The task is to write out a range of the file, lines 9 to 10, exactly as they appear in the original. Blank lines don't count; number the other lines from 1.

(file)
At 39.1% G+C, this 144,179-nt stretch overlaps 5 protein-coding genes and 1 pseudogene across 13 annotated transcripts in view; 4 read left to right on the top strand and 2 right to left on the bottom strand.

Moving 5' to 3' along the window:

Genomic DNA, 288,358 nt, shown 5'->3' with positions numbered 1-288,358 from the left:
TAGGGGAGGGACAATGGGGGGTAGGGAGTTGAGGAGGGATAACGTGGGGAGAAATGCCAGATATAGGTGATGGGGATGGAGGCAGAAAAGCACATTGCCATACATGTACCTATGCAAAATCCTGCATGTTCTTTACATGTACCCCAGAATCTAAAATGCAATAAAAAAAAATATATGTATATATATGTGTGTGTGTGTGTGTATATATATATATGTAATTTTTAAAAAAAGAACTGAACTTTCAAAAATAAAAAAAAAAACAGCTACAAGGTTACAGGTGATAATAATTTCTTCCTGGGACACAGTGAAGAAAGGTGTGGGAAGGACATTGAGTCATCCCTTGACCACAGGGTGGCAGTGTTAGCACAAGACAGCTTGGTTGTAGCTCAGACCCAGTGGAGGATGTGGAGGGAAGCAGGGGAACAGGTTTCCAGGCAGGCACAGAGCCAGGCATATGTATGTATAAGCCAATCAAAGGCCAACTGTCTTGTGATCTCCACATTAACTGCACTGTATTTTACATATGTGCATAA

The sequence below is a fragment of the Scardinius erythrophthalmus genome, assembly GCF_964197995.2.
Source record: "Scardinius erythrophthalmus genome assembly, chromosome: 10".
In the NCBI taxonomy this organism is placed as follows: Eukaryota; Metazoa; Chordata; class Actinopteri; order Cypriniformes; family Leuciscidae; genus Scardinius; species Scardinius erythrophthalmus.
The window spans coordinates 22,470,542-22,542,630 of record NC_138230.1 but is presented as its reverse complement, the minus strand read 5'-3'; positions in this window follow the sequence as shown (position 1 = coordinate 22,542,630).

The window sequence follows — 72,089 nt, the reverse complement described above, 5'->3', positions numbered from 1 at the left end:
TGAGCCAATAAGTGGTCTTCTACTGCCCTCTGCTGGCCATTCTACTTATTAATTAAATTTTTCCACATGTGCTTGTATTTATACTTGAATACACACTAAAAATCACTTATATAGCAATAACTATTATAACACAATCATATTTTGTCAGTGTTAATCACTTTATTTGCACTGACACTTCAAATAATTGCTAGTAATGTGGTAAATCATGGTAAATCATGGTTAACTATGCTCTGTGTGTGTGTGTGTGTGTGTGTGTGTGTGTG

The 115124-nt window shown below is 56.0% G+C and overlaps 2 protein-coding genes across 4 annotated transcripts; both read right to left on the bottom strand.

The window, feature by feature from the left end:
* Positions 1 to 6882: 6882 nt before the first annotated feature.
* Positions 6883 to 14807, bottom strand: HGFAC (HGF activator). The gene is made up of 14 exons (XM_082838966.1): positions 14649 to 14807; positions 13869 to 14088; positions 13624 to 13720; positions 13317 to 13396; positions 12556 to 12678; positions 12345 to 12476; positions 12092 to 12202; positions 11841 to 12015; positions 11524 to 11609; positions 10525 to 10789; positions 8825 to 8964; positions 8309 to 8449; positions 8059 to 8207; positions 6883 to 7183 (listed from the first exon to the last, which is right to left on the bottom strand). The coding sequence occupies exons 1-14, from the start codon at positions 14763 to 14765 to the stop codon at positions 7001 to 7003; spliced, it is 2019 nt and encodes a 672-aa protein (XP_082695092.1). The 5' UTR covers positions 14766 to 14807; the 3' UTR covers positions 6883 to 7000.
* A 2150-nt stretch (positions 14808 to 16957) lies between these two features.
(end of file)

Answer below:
The window sequence follows — 72,089 nt, the reverse complement described above, 5'->3', positions numbered from 1 at the left end:
TGAGCCAATAAGTGGTCTTCTACTGCCCTCTGCTGGCCATTCTACTTATTAATTAAATTTTTCCACATGTGCTTGTATTTATACTTGAATACACACTAAAAATCACTTATATAGCAATAACTATTATAACACAATCATATTTTGTCAGTGTTAATCACTTTATTTGCACTGACACTTCAAATAATTGCTAGTAATGTGGTAAATCATGGTAAATCATGGTTAACTATGCTCTGTGTGTGTGTGTGTGTGTGTGTGTGTGTGTG